I feel like Steve Rogers’ storyline is the most tragic of all the Avengers films. Because the other MCU storylines always end on a good note – the villain defeated, the guy gets the girl, the situation is under control – but both Captain America films had unhappy endings. The villain is never defeated, the hero never gets to go home, never gets the girl, and the situation is never under control. His movies just move from one upsetting situation to the next.
I’d even argue that there’s no way Steve’s last film can end well for him, because it’s just not in his cards– even if he wins the war. Because Steve is always contrasted against his superhero persona. I mean, look at his life:
He’s the son of Irish (possibly Catholic) immigrants, and was raised by a single mother. He faced extreme poverty and discrimination throughout his childhood. His mother died when he was an older teenager, leaving Steve without any family. He was barely getting by.
He also had many ailments/illnesses, including but not limited to: asthma, scoliosis, anemia, partial deafness, ulcers, heart palpitations, and a strong history of flus and fevers. Society considered Steve a burden – he would have been socially isolated and stigmatized throughout his life (when he wasn’t close to dying). From the flashbacks, it sounds like he had trouble finding work, dates, friends. Even the army wouldn’t accept him. tl;dr: Steve had a horrible adolescence.
Steve finally had a chance to be “useful” in all the ways he had dreamed of, only for those hopes to be dashed when Erskine died… because he created Steve. Steve gave his life to the government for them to experiment on, and the government still rejected him. And instead turned him into comedic propaganda.
Then Steve found out his best friend – literally the only friend he had – had been captured by HYDRA, and the Allied forces weren’t going to do anything. So Steve saved Bucky, effectively throwing himself into the middle of WWII.
The best time of Steve’s life was when he was a soldier in WWII. When he was fighting in enemy territory, living in a tent, risking his life every single day to help his country. The MCU touts this as the only ‘happy’ time in Steve’s storyline. Which says it all, really. I could stop there.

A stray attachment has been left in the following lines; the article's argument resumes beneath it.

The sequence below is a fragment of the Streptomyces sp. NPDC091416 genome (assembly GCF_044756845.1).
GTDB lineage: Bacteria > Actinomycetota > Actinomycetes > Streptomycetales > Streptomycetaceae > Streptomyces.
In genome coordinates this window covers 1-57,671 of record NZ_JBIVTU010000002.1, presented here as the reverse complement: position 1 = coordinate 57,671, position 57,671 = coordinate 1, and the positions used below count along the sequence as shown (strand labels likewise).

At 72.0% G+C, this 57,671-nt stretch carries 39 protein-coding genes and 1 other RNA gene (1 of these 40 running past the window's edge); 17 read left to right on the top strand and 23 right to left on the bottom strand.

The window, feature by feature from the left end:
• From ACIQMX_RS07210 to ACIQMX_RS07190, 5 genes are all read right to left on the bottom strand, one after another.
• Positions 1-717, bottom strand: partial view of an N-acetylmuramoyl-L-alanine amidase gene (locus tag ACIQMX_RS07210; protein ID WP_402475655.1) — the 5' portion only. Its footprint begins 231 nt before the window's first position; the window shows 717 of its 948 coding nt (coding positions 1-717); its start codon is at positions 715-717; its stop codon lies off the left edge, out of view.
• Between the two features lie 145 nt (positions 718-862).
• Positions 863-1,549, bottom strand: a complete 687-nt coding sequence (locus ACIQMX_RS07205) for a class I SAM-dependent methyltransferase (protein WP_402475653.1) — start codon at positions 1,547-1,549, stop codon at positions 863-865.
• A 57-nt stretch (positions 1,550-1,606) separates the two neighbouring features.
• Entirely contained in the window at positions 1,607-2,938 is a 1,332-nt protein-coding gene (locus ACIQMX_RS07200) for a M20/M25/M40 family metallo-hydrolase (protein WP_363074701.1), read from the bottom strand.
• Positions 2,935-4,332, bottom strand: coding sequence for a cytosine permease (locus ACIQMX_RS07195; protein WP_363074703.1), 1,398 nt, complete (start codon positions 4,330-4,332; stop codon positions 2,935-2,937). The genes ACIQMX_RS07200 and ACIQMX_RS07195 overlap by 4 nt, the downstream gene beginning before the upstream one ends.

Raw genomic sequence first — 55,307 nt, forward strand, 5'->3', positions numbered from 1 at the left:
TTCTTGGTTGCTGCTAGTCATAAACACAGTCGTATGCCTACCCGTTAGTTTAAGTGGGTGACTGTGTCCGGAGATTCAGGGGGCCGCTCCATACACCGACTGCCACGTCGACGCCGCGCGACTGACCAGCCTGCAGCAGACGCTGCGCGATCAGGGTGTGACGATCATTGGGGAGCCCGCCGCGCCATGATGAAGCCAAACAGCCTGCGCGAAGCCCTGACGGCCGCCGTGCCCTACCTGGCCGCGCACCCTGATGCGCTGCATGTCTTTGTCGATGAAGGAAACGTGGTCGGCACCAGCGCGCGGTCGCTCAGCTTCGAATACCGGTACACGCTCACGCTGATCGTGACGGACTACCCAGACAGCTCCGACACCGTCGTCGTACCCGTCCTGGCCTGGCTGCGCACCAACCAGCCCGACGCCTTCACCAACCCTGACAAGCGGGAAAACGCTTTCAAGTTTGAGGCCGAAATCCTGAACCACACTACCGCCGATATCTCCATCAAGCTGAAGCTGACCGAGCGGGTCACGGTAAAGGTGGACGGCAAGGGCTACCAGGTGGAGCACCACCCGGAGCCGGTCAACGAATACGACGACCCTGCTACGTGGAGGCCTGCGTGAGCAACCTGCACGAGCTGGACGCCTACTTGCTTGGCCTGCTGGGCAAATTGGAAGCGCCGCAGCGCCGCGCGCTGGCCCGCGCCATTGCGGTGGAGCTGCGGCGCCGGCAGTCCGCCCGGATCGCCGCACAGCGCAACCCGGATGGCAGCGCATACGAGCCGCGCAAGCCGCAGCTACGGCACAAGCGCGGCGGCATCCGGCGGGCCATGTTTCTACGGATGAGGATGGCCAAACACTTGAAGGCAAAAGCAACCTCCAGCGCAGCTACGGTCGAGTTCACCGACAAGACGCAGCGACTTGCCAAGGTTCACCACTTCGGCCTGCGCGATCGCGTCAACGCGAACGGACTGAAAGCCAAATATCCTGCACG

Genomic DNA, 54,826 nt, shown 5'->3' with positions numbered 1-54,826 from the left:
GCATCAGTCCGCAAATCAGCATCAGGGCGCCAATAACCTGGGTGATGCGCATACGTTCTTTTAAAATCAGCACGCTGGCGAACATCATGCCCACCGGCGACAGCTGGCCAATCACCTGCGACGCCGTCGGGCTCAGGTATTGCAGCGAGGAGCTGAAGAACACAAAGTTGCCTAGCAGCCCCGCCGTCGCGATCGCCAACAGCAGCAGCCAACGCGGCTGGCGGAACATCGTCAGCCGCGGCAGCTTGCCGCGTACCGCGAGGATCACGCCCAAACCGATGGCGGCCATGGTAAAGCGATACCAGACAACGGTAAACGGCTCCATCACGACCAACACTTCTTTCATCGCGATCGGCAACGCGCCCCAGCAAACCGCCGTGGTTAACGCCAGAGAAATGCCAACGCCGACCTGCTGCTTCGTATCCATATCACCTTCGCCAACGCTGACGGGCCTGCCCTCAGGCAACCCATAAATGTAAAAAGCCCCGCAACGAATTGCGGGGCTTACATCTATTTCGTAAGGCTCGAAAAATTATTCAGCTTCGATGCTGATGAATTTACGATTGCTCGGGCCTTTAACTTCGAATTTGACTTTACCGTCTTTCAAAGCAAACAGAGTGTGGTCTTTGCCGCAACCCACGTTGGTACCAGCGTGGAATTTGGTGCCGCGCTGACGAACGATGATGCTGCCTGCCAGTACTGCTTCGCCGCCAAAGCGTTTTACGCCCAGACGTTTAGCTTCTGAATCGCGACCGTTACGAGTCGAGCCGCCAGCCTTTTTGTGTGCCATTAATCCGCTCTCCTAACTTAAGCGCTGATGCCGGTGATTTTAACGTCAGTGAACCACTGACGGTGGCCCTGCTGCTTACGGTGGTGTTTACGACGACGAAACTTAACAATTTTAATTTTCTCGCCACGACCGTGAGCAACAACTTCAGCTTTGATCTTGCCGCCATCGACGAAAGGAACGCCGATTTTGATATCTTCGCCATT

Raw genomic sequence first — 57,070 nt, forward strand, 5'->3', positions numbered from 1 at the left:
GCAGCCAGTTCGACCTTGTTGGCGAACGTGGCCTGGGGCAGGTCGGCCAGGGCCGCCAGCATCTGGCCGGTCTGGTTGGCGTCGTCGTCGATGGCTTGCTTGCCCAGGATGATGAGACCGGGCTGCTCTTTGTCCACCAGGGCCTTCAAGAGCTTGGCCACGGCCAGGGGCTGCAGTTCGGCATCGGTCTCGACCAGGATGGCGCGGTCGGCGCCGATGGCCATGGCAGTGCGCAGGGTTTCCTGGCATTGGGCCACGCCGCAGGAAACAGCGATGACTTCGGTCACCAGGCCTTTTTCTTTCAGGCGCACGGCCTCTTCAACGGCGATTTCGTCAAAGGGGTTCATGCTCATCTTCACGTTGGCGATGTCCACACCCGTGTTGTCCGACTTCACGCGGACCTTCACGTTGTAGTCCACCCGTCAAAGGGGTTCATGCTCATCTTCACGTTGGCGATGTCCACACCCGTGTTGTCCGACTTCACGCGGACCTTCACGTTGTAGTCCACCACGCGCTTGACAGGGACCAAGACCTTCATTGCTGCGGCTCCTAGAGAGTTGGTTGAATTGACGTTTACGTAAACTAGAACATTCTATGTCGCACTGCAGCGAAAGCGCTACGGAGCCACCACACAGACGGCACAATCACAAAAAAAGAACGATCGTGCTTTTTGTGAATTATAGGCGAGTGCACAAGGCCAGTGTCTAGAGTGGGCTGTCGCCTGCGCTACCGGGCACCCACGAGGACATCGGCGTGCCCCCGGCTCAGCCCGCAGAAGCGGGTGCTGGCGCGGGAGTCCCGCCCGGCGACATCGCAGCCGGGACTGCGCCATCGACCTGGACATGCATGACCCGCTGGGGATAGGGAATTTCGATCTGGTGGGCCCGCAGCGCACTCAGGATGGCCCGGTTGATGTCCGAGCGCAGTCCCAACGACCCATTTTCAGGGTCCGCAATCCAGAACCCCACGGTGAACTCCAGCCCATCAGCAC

To make it more depressing, Bucky died because Steve let go of his hand (well, not really, but that’s what Steve believes). Steve was utterly alone and felt incredible guilt. He kept fighting, but only weeks later sacrificed his life to save the world. Like many, he died to end the war.
But unlike others, the government pulled Steve out of his ‘coffin’ and only days later (to Steve), threw him back into the fight against HYDRA – ultimately showing Steve that his greatest sacrifice was for nothing. Now Steve is even more isolated; everything he knows is gone, and even the concept of Captain America has spiralled out of his control. Just for further torment, the woman Steve loves is still alive but has dementia and doesn’t always remember him. He has nothing, life literally passed him by, but he continues to fight because he’s asked to.
But wait! Steve discovered that Bucky survived the fall (meaning Steve would have survived, too, had he gone after him. Ouch.) …except Bucky was captured by HYDRA, tortured for decades, and doesn’t know who he is anymore. And Steve can’t help him, can’t even find him.
Oh, and the entire system that Steve was fighting for for the past ~5 years? All a lie. He was literally killing for HYDRA. And the people that he thought of as friends/friendly? Also a lie, and had actively deceived him (minus Sam). But Steve was still willing to sacrifice his life, was willing to fight his best friend, in order to save the world and help SHIELD. Even though the world, and SHIELD, have done jack all for Steve Rogers.
And now, in Civil War, the very government that guided Steve’s actions and gave him his orders for decades is telling him that he’s a vigilante and needs to be controlled. And they’re trying to imprison Bucky, to eventually use him as a weapon for their side, instead of treating him like a person and the longest serving POW. Steve and Bucky have been used as puppets by governments for decades, and Steve’s only trying to save others from that fate.
Steve is barely 30 years old, still isolated, and attacked by the government that was supposed to protect and support him. Who’s also attacking the other victim in this charade. The few friends he has left are slowly turning against him, or don’t fully believe him, or are involved in this fight because of him. But Steve stands by his principles, even if it means death, because they’re all he’s ever had. He’s not going to budge now.
In conclusion: Nothing in Steve’s life has ever gone his way. Ever. What he does, he does to give others a better life. Never himself.
Steve’s plotlines are always messy, and sad, and can’t be put into a little box with a nice bow at the end of the film. Things can’t be made 100% okay and loose ends can’t always be tied up neatly. The fact that Whedon tried to box Steve into a stereotypical happy ending in AoU felt wrong and strange, because it just doesn’t fit Steve’s storyline: he has no home, little sense of belonging, and his friendships have always been very fragile and fleeting (yes, even with Bucky!). Steve has always just survived, moment to moment – he’s not dreaming of Big Happy Endings to make it through his bad days.
So I doubt Civil War will have a ‘Superhero’ ending for Steve, even if he wins. He’s not going to be best friends with Tony, compromise with the government, save Bucky and live a happy life. That’s just not how a Captain America film works. But I firmly believe that a good ending for a character doesn’t have to be “defeat the opponent, get the girl, and go home”. It just has to feel right.